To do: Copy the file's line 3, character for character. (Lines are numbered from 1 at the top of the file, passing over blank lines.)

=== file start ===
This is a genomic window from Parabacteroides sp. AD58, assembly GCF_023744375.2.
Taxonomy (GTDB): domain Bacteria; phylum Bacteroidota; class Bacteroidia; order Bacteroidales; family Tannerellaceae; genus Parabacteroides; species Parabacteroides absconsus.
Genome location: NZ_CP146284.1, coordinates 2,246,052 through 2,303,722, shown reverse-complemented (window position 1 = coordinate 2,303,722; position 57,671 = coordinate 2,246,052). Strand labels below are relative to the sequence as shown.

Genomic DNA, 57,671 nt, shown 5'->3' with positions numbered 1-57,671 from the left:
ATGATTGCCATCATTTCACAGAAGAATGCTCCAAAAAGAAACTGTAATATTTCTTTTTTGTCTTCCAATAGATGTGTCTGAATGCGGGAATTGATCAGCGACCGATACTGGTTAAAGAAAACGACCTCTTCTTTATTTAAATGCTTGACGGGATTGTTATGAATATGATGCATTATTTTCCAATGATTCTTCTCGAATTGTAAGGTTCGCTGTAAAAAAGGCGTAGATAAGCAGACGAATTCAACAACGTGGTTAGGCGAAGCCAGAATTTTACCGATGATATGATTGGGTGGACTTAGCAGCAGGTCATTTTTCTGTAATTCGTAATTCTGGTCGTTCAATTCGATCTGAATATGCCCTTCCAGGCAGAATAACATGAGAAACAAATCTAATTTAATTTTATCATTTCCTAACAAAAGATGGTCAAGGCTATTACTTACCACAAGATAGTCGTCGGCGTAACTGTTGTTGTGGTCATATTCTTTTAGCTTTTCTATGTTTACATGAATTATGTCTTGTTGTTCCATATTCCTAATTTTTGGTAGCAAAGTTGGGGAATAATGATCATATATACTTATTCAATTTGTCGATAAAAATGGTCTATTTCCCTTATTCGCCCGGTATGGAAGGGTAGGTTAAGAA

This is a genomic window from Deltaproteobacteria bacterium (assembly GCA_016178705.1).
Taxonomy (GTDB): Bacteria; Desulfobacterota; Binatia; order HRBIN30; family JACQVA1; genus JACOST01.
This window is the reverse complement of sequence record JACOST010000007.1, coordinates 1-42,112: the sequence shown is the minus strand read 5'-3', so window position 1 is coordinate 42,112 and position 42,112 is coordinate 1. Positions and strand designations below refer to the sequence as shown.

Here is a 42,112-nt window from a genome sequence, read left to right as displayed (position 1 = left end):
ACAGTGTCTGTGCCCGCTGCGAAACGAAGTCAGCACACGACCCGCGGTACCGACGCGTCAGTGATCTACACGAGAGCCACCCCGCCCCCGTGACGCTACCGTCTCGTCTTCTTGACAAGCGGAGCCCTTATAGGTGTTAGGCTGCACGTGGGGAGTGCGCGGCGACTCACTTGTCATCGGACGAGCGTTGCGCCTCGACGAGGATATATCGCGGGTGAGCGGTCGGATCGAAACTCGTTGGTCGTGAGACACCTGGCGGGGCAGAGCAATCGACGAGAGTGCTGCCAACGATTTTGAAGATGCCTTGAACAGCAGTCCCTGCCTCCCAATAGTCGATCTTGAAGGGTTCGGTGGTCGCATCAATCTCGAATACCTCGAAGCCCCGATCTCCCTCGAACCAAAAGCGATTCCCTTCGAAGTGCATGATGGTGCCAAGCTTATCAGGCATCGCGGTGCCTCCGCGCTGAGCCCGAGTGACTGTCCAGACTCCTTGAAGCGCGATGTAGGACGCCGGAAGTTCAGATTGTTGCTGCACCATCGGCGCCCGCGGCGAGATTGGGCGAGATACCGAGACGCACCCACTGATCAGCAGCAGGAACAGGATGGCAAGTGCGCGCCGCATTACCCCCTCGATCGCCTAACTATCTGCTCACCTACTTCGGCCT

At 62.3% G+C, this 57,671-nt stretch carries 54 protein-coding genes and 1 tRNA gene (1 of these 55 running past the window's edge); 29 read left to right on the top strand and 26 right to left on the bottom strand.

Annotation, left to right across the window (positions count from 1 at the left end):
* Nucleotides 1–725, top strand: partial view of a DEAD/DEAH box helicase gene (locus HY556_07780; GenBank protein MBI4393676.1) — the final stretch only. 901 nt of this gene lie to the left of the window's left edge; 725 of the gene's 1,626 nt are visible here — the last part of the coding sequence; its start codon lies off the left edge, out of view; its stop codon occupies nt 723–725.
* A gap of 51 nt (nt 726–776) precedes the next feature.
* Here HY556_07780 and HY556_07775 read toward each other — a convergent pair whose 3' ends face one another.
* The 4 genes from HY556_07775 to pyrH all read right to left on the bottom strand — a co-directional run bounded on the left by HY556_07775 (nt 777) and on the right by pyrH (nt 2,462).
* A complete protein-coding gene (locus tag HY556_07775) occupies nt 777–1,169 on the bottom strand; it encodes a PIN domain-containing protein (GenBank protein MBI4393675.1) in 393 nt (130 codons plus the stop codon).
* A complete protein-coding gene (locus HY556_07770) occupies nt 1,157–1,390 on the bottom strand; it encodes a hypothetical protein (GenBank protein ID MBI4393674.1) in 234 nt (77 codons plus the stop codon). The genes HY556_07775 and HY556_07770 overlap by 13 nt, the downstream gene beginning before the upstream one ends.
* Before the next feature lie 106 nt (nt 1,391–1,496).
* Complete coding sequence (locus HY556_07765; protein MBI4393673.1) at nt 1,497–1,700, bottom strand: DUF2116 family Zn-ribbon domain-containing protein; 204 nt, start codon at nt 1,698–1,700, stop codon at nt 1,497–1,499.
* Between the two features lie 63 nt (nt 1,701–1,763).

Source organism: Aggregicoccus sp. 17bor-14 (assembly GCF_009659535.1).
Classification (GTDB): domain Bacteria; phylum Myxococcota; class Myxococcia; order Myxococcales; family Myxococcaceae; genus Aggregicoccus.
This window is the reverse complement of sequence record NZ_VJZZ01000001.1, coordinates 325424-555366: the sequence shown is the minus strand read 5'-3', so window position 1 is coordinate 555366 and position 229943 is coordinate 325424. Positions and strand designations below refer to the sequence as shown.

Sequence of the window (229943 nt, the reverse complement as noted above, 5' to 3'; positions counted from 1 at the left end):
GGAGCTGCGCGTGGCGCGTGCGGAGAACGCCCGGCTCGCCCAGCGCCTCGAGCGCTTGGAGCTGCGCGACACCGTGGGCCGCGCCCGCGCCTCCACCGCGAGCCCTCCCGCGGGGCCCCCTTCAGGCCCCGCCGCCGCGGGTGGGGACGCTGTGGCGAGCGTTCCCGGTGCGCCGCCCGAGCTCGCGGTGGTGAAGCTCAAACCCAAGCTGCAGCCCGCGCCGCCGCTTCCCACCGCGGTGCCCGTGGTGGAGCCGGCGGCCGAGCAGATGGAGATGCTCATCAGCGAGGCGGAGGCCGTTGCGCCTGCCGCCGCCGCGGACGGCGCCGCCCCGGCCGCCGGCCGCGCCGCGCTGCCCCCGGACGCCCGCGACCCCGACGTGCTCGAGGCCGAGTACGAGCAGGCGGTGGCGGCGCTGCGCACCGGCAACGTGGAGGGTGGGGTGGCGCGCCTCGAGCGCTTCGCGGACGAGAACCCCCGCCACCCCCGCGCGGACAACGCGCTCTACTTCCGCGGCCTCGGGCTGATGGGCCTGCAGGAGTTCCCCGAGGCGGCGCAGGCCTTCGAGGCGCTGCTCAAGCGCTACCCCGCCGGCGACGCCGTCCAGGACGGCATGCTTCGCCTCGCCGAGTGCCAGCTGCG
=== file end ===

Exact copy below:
Genome location: NZ_CP146284.1, coordinates 2,246,052 through 2,303,722, shown reverse-complemented (window position 1 = coordinate 2,303,722; position 57,671 = coordinate 2,246,052). Strand labels below are relative to the sequence as shown.